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I do not know how to differentiate between the "Alter" of some alone and a group of people. What is the plural of "Alter"? Or is using "Alter" as plural customary?

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Alter hat keinen Plural. "Meine Großeltern sind im Alter von 85 bzw. 89 Jahren gestorben." - "Profifußballer sind für gewöhnlich im Alter von 18-35 Jahre." - "Das Alter der Planeten X und Y ist noch nicht bestimmt." – Em1 Dec 12 '13 at 17:01
up vote 4 down vote accepted

»Alter« as in »what's your age?« is simply never used in plural form in German. [Edit: Okay, looks like some people use the plural form. Still, singular is much, much more common.]

However, the plural form does exist as can be seen by compound forms like »Zeitalter« (historic age) or »Erdzeitalter« (aeons/eons in English/geology):

Der Geologe kennt alle Erdzeitalter auswendig. He knows all the eons (their sequence) by heart.


singular: das Alter, des Alters, dem Alter, das Alter

plural: die Alter, der Alter, den Altern, die Alter

Not much of a difference in form, as you can see.

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Of course, the plural of Alter exists and is used, albeit seldomly: Die Alter der Schüler reichen von 9 bis 19. – Toscho Dec 13 '13 at 8:25
@Toscho: You'd usually say Das Alter der Schüler reicht von 9 bis 19. I've never heard die Alter myself (which is not to say that it doesn't exist). – Thorsten Dittmar Dec 13 '13 at 10:54
You can say both. In plural, you are referencing the set {Alter des Schülers|Schüler in Klasse}. In singular, you are referencing the mapping Schüler → Alter. – Toscho Dec 13 '13 at 13:02
@Toscho - Kann sein, daß es hier und da benutzt wird. Mir klingt es ungewohnt. – Lumi Dec 14 '13 at 19:27

According to Wahrig, „Alter“ is uncountable, but Duden gives „die Alter“ as the plural. I agree with Duden, even if the plural is rarely used. The plural certainly is correct for the compound nouns that Ingo mentions.

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A common term for age group in German is "Altersklasse", which has the regular plural form "Altersklassen".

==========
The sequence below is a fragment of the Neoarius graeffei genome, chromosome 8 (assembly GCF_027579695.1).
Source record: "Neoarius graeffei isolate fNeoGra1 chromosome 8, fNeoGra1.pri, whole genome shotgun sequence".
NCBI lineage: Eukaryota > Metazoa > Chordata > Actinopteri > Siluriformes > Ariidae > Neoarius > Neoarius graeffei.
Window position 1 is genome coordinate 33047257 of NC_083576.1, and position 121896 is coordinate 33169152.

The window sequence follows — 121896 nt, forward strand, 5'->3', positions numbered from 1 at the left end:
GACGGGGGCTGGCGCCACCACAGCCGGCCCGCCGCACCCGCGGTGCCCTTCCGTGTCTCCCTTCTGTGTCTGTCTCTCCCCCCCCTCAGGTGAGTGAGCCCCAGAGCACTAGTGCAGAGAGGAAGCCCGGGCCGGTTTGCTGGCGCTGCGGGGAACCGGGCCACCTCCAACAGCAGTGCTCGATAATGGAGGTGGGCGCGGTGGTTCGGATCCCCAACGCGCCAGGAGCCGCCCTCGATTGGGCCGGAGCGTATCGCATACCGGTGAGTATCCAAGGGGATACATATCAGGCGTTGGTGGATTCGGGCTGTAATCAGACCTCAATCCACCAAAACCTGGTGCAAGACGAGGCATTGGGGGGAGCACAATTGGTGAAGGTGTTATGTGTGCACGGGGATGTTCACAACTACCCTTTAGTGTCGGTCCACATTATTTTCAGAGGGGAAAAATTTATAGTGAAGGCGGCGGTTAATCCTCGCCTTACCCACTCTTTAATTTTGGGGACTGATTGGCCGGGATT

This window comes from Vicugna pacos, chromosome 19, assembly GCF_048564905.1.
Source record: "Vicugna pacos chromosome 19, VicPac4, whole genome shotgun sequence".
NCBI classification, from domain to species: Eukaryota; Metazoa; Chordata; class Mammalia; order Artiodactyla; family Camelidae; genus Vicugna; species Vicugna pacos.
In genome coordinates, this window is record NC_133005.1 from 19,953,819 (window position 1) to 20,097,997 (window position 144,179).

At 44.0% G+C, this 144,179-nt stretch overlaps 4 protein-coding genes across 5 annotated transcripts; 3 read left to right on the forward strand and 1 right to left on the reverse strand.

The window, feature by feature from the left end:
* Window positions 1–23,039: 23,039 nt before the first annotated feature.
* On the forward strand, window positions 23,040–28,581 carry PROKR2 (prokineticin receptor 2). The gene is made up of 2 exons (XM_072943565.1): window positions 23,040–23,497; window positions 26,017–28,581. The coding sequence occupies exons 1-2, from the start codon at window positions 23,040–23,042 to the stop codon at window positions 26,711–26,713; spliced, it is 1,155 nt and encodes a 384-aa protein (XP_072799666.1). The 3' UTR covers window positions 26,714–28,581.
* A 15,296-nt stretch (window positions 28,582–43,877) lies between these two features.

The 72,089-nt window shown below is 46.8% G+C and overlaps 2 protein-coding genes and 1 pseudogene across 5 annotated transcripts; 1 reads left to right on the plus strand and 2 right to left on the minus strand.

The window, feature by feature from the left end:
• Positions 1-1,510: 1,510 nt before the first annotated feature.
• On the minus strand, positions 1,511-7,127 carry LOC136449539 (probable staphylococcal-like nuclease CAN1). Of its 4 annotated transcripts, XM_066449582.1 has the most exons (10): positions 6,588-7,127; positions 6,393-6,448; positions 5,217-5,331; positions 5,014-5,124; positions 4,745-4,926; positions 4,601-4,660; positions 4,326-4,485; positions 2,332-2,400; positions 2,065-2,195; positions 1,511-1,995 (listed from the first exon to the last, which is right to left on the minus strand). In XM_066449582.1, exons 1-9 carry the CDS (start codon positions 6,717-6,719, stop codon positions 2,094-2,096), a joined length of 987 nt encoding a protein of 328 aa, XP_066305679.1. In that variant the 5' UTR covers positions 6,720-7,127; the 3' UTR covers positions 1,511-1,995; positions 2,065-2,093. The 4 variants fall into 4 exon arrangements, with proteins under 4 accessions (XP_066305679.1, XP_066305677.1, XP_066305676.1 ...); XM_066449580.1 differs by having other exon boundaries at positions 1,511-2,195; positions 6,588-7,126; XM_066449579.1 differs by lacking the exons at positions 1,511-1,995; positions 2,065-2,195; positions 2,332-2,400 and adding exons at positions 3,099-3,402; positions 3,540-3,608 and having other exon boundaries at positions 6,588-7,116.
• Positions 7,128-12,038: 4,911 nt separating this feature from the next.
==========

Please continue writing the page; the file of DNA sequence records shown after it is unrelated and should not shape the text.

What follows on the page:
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True, but how does that relate to the question? Carsten, an age grouper ;) – Carsten S Dec 13 '13 at 14:40
@Bengt stated that he didn't know 'how to differentiate between the "Alter" of some alone and a group of people'. I believe my answer helps a little there. :) – elena Dec 16 '13 at 9:42

If you mean:

das Alter - (i.e. age)

then it really has no plural, though usually composites like "das Zeitalter" or "das Menschenalter" have one.

If you mean the salutation like in:

"Eyy, Alter, hast du mal 'n Euro?"

then "Alter" is not really a substantive, but an ellipsis of "alter Mann".

There also exist

der Alte
die Alte

and the plural is

die Alten

like in "Altenheim" - a home for elder ones.

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If Alter is used as in Eyy, Alter, hast du mal'n Euro? then the plural is surely Alterz. – Toscho Dec 13 '13 at 8:26
And Alter has the plural Alter. See comment on Lumi's answer. – Toscho Dec 13 '13 at 8:27
A word of warning for non-native speakers: Never use "Alter" as salutation! Its meaning is just like 'ey, buddy...' – Black Dec 20 '13 at 11:35

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